Your browser is no longer supported

For the best possible experience using our website we recommend you upgrade to a newer version or another browser.

Your browser appears to have cookies disabled. For the best experience of MRW, please enable cookies in your browser

We'll assume we have your consent to use cookies, so you won't need to log in each time you visit our site.
Learn more

Sector to benefit from new loans

Waste companies will be major beneficiaries of the government’s £3bn Green Investment Bank (GIB), ministers have announced.

Business secretary Vince Cable said commercial and industrial waste recycling and energy from waste generation were “first priority sectors” for the bank.

The other priority sectors, subject to European Commission approval, are offshore wind power generation, non-domestic energy efficiency and support for the Green Deal.

Mr Cable said there was a great opportunity for British businesses to lead the transition to a green economy and stake a claim on a sector that has massive potential for growth.

He added: “I’m pleased to see that more than 20 places recognise the impact the Green Investment Bank could make, and are expressing an interest in being its home.

“I want to set up the bank as soon as possible, so it can start accelerating investments in these key sectors and help British companies take advantage of these opportunities.”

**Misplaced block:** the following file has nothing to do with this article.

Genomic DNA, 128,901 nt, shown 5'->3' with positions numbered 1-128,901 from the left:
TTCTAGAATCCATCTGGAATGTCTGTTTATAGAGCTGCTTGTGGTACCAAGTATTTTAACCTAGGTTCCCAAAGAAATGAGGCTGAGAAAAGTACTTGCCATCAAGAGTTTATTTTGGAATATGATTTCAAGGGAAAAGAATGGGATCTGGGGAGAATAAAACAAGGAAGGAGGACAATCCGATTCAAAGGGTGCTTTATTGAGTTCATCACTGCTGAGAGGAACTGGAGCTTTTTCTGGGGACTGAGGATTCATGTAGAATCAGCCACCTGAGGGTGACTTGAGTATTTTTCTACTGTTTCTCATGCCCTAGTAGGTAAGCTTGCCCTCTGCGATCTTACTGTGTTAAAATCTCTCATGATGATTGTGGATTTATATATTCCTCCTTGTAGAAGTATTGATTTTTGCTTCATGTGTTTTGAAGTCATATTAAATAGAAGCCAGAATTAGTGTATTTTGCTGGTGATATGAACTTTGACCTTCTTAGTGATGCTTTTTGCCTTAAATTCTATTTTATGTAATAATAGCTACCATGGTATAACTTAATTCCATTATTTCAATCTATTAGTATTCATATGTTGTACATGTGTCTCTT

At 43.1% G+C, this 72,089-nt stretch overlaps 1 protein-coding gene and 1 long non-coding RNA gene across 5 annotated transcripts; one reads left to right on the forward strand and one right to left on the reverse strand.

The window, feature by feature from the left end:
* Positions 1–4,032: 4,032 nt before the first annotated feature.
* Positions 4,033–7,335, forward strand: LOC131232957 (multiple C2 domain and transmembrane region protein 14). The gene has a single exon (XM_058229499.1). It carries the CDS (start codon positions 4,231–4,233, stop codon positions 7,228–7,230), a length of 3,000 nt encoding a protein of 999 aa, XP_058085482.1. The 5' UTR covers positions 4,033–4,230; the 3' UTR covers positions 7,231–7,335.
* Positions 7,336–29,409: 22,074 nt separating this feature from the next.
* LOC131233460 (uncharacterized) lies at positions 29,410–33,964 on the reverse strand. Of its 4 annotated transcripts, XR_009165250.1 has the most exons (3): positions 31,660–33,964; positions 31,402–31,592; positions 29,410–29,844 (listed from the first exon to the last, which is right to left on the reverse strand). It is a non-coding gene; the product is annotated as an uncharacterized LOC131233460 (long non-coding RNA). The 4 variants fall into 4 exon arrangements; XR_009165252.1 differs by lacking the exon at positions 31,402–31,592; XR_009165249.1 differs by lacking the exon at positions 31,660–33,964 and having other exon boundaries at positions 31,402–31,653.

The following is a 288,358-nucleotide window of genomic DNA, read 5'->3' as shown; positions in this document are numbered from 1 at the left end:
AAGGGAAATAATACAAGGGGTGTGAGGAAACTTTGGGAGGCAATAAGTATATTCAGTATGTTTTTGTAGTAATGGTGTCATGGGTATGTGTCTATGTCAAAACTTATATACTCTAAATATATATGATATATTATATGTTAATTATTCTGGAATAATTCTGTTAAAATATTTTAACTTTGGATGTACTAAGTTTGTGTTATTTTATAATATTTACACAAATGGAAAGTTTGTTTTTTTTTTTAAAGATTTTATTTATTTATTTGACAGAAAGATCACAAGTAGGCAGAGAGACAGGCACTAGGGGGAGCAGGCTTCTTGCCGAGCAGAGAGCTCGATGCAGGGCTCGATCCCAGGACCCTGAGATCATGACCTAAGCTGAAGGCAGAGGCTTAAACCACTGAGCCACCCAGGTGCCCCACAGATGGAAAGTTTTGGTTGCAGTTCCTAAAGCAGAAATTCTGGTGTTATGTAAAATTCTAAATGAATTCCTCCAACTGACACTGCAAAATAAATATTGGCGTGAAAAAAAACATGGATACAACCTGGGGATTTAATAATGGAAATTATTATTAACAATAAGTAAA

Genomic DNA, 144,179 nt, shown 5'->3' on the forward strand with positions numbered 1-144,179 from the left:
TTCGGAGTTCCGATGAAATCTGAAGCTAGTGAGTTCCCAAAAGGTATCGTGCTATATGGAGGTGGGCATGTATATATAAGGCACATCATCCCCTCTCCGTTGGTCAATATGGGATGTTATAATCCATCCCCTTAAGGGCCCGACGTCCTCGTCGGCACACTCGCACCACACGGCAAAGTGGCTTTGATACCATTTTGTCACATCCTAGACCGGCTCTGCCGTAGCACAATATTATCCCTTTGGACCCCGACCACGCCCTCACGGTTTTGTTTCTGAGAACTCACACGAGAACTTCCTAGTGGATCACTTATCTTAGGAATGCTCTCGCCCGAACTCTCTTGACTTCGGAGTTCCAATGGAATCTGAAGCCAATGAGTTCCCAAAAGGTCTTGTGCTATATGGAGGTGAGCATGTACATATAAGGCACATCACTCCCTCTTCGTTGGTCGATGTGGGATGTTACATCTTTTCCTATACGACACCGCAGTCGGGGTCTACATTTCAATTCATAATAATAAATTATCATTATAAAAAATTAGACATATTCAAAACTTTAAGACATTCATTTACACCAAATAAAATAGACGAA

The GIB is designed to accelerate private sector investment in the UK’s transition to a green economy.

At least 80% of the funds committed by the bank over the spending review period will be invested in the priority sectors, with the remaining funds invested in other green sectors.

The Environmental Services Association (ESA) welcomed Cable’s announcement and said the £100m available for waste processing and recycling in the next financial year should help to bring forward smaller recycling projects.

Director of policy Matthew Farrow said: “The big wins, though, will be with larger-scale projects further down the line. ESA waits with interest to see what the investment criteria will be and how much of a bang the GIB will be willing to make in the waste sector in the longer term.”

Have your say

You must sign in to make a comment

Please remember that the submission of any material is governed by our Terms and Conditions and by submitting material you confirm your agreement to these Terms and Conditions. Links may be included in your comments but HTML is not permitted.